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Disney to ‘reassess’ political donations after calls to boycott over support for ‘Don’t Say Gay’ legislators

CEO’s staff memo says ‘we still have more work to do’

Alex Woodward
New York
Monday 07 March 2022 21:36 GMT
Related: Pete Buttigieg says Florida’s ‘Don’t Say Gay’ bill will drive up suicides
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The Walt Disney Company is “reassessing” its political donations in the wake of reports that the company financially backed chief sponsors behind widely critcised legislation in Florida that could forcibly “out” LGBT+ students and ban discussion of gender identity and sexual orientation in schools.

“While we have not given money to any politician based on this issue, we have contributed to both Republican and Democrat legislators who have subsequently taken positions on both sides of the legislation,” CEO Bob Chapek said in a staff memo on 7 March.

Mr Chapek said the company’s new chief corporate affairs officer Geoff Morrell will be “reassessing our advocacy strategies around the world – including political giving” following passage of a so-called “Don’t Say Gay” bill that has drawn international outrage.

Campaign finance records reviewed by The Independent found that at least three Disney entities gave the chief Republican sponsors of the legislation $4,000 combined for their 2022 re-election campaigns, among thousands of dollars to campaigns supporting GOP legislators who back the measure.

“I want to be crystal clear: I and the entire leadership team unequivocally stand in support of our LGBTQ+ employees, their families, and their communities,” Mr Chapek said on Monday. “And, we are committed to creating a more inclusive company – and world. I understand that the very need to reiterate that commitment means we still have more work to do.”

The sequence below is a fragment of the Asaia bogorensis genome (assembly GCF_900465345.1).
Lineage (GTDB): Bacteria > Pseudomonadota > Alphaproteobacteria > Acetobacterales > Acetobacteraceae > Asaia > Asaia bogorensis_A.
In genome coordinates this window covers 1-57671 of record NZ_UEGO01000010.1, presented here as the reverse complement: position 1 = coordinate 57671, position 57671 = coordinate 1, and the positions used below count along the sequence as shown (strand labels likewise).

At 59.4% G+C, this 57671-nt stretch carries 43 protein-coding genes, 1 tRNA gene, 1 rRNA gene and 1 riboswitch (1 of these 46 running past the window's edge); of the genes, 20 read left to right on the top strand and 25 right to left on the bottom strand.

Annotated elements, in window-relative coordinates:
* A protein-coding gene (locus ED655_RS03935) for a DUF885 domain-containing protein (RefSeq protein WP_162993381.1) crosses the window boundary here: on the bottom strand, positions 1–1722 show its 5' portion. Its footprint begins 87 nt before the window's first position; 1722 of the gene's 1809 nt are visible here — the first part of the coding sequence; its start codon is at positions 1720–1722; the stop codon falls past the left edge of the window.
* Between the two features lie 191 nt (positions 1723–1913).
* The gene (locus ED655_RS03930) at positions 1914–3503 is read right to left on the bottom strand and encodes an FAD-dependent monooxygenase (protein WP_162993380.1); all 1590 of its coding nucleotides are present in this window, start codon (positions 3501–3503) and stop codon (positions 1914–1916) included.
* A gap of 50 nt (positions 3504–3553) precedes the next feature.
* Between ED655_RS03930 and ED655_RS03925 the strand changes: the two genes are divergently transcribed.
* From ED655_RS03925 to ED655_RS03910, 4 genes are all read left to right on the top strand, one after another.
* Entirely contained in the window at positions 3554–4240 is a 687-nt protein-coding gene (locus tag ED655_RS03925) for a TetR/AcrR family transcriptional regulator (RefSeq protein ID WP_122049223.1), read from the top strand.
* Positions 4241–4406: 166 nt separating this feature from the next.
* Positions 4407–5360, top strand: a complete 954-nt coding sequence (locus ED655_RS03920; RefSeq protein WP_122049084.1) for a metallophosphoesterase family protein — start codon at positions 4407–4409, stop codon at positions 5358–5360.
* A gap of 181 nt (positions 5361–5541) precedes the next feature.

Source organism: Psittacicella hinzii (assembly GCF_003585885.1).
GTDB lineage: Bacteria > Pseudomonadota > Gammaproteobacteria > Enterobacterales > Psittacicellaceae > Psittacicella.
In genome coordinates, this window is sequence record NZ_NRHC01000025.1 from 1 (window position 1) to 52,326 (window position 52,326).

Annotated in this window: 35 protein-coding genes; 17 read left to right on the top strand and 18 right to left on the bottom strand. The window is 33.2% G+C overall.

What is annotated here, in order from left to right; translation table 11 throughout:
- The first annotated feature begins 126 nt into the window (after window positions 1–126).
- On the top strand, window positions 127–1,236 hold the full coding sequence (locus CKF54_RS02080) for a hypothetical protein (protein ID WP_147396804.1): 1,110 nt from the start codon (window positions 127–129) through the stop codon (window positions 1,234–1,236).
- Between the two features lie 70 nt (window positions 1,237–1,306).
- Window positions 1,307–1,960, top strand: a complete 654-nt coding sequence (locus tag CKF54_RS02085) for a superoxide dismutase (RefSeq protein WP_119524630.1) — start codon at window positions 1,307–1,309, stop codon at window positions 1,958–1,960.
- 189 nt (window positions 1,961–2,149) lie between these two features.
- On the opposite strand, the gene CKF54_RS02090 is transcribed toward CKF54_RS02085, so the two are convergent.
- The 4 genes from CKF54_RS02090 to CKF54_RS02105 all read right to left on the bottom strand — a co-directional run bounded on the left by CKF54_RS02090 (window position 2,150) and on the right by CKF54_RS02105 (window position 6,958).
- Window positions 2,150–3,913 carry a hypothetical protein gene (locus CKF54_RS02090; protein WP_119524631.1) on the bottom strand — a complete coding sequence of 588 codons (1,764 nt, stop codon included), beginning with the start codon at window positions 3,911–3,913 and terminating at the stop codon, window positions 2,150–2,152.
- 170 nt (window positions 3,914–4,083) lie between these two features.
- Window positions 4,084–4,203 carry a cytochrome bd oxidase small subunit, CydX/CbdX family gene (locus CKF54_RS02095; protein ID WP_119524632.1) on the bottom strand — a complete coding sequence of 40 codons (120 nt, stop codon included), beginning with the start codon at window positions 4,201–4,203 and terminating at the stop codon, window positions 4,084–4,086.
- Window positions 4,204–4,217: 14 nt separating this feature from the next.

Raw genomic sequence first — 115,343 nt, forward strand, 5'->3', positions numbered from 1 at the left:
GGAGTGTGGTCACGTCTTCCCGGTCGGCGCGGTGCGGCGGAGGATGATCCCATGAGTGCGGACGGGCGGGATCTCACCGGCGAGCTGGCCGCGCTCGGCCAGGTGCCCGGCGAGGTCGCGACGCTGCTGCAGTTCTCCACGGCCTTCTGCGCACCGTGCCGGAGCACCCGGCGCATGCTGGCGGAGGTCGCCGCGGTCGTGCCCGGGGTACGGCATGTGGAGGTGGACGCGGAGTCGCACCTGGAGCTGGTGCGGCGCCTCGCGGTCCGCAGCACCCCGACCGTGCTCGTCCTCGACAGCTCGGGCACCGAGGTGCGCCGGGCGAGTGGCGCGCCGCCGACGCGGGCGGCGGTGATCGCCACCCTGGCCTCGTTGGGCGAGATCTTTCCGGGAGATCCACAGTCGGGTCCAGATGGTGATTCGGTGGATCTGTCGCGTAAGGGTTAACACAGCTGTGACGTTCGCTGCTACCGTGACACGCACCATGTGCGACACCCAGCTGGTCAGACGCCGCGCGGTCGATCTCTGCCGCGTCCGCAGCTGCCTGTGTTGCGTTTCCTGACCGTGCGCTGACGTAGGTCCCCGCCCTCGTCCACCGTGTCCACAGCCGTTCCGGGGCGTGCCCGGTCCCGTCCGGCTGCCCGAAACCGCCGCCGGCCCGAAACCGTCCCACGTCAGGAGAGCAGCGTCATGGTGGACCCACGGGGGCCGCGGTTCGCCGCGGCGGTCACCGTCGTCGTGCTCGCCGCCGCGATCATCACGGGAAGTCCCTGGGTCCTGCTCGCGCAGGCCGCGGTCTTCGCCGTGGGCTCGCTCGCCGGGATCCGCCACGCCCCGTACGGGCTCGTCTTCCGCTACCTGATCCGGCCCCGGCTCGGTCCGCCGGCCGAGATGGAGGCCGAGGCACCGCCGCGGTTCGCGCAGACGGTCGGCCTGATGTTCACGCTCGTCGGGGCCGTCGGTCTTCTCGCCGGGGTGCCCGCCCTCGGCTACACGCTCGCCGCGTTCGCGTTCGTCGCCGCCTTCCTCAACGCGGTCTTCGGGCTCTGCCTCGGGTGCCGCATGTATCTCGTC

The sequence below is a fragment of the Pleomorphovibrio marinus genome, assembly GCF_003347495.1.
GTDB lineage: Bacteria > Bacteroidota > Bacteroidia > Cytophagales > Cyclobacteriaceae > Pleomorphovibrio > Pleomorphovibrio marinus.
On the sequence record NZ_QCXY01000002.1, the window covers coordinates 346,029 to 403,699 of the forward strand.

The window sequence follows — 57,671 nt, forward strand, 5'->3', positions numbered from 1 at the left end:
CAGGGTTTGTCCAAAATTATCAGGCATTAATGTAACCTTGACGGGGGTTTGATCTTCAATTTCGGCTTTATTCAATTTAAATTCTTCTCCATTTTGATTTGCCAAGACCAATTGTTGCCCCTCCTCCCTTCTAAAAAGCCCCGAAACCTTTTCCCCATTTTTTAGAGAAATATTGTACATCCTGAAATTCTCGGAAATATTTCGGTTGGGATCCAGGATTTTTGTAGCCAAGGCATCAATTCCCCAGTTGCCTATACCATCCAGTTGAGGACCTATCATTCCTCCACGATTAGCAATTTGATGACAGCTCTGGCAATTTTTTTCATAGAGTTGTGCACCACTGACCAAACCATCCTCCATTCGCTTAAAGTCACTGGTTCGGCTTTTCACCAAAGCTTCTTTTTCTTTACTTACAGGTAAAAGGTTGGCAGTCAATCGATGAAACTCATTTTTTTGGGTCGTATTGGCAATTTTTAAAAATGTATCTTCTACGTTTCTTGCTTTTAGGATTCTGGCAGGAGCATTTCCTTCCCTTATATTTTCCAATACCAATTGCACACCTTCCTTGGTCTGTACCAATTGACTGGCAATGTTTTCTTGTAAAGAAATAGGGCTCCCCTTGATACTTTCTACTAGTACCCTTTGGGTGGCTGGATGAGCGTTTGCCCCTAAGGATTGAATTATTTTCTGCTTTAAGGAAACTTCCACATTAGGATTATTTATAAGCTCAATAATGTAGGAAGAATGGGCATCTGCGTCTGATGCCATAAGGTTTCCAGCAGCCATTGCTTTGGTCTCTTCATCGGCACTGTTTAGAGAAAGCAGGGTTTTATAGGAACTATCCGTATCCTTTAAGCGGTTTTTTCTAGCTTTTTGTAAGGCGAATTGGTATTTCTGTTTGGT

He also sought to explain why the company – which publicly advocates for LGBT+ people and promotes its LGBT+-inclusive workplace policies – did not release a statement addressing the legislation, which critics warn could endanger the lives of LGBT+ young people and have a chilling effect on LGBT+ schoolchildren and their families.

“As we have seen time and again, corporate statements do very little to change outcomes or minds,” he said. “Instead, they are often weaponized by one side or the other to further divide and inflame. Simply put, they can be counterproductive and undermine more effective ways to achieve change.”

He said the company’s films and programmes – pointing to the TV series Modern Family and films like Encanto and Black Panther – “are our corporate statements.”

“And they are more powerful than any tweet or lobbying effort,” he said. “I firmly believe that our ability to tell such stories – and have them received with open eyes, ears, and hearts –would be diminished if our company were to become a political football in any debate.”

The “Parental Rights in Education” bill bars instruction of “sexual orientation or gender identity” through the third grade and any discussion “that is not age-appropriate or developmentally appropriate for students” in other grades.

The bill passed the state’s House of Representatives on 24 February and is poised to pass the state Senate on 7 March. Governor Ron DeSantis is expected to sign it into law.

LGBT+ advocacy group Equality Florida, among leading opponents of the measure, says the legislation is “meant to stigmatize LGBTQ people, isolate LGBTQ kids, and make teachers fearful of providing a safe, inclusive classroom.”

“The existence of LGBTQ students and parents is not a taboo topic that has to be regulated by the Florida Legislature,” the group said in a statement.

Disney will host a “Reimagine Tomorrow” panel on 22 March focused around “issues of concern to our LGBTQ+ colleagues,” will a “Reimagine Tomorrow Global Summit” to follow on 13 April that will be “the first gathering of our employees worldwide to discuss our progress on and plans for improving diversity, equity and inclusion at Disney,” according to the company.

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